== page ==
422824 Microfluidic Investigation on Interfacial Properties of Crude Oil-Brine Varying Brine Salinity and Composition

Tuesday, November 10, 2015: 1:00 PM
Canyon A (Hilton Salt Lake City Center)
Yafei Liu1, Vladimir Alvarado1, John Kaszuba2 and John Oakey1, (1)Chemical & Petroleum Engineering, University of Wyoming, Laramie, WY, (2)Geology & Geophysics, University of Wyoming, Laramie, WY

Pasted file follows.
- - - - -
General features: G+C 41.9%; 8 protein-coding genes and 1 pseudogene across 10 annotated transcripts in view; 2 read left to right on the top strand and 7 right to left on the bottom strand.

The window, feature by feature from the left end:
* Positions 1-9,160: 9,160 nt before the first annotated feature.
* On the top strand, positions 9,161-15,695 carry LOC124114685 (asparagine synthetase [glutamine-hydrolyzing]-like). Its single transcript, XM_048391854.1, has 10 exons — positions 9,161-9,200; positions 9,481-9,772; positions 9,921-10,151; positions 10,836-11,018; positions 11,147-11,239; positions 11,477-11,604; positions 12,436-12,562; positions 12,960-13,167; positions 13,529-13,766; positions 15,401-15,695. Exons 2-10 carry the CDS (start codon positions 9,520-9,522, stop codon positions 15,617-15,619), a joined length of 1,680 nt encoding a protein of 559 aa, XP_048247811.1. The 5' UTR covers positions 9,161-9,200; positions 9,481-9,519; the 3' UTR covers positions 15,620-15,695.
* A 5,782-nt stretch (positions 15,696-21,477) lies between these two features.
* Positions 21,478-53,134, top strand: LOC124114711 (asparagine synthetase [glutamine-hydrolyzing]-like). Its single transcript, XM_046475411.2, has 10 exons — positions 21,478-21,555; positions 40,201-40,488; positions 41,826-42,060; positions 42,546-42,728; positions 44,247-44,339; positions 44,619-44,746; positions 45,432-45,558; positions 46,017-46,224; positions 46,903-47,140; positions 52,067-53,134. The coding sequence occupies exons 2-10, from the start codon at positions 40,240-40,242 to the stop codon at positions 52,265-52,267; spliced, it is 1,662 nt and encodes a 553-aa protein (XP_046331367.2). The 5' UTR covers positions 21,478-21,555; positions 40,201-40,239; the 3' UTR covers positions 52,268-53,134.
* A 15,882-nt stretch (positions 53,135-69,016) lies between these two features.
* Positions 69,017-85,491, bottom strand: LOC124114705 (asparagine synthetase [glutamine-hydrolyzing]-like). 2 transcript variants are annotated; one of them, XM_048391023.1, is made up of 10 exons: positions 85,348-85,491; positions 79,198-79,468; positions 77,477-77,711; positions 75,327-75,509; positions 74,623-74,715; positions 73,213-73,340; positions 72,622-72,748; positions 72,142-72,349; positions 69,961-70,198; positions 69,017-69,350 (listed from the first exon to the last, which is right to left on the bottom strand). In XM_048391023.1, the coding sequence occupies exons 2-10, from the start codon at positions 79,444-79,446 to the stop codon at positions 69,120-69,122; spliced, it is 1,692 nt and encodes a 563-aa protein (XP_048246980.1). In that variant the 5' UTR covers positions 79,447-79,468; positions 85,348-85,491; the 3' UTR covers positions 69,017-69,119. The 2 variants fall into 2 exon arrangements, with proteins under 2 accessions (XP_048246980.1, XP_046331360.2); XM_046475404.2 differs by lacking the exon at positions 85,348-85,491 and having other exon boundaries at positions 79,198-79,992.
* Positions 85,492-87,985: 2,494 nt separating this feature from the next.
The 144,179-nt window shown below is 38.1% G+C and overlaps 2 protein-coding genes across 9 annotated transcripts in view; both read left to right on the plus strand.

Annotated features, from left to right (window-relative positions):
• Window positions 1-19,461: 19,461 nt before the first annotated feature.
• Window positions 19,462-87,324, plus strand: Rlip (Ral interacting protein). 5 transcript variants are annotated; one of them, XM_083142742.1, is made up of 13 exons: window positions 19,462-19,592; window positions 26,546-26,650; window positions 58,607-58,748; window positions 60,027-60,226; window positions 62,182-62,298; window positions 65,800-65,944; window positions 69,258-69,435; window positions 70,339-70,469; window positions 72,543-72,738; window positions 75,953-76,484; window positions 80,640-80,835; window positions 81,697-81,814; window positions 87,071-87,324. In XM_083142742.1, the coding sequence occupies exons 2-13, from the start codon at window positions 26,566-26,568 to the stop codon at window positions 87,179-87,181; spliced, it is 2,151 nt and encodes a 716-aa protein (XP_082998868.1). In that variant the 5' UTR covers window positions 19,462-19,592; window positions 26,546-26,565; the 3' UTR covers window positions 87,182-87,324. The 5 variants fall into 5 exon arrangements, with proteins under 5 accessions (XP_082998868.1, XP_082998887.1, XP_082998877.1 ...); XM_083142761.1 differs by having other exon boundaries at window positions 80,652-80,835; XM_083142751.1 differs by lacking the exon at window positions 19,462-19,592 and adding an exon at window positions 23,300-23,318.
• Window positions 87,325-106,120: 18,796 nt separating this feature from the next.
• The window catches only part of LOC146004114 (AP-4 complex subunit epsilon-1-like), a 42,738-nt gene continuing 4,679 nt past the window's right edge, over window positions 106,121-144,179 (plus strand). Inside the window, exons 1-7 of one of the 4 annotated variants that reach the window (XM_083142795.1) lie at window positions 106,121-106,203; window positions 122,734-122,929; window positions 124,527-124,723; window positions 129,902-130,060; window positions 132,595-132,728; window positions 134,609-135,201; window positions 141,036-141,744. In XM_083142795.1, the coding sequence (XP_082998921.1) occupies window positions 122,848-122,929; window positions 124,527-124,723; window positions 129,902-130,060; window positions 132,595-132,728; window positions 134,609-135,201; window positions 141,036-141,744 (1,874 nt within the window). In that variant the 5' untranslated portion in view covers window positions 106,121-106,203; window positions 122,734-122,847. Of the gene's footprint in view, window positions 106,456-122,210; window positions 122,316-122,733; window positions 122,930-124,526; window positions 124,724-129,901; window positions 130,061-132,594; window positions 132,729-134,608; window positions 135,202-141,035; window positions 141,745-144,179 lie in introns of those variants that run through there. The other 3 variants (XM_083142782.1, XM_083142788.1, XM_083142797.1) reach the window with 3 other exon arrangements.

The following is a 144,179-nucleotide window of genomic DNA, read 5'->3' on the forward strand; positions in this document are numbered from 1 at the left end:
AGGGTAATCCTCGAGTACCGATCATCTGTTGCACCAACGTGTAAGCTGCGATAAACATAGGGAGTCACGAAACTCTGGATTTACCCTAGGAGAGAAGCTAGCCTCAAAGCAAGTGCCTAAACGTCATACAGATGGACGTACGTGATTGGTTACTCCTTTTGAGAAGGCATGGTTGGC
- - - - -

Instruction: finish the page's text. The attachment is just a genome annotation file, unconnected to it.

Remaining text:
Low salinity water-flooding has been identified as an effective Enhanced Oil Recovery (EOR) method, yet the underlying mechanism remains controversial. Extensive studies have been performed on the influence of rock-brine interactions, but very little work has focused upon obtaining a solid understanding of the interactions between oil and brine and how fluid-fluid interfacial properties are influenced by various brine salinity and composition. Microfluidic devices are simple and inexpensive to fabricate and are shown here to serve as a unique platform for these investigations. We report upon the development of a microfluidic device for multiphase interfacial testing with length scales comparable to the pore sizes of oil reservoir rock.  Unlike conventional core flooding tests, however, fluid-fluid phenomena can be easily visualized within microfluidic devices under a microscope.  Oil snap-off phenomenon was controlled within a microfluidic flow-focusing geometry. The size of the generated droplets are examined as a measure of interfacial stability, or the resistance to snap-off.  Our results indicate that suppressed snap-off, and therefore a more continuous oil phase, can be observed when the brine with lower ionic strength and monovalent cations is employed.  Polar fractions in crude oil, such as asphaltenes are believed to be responsible for the build-up of the interfacial visco-elasticity, which is mediated by the ionic strength and nature of the brine, leading to increased oil phase stability.

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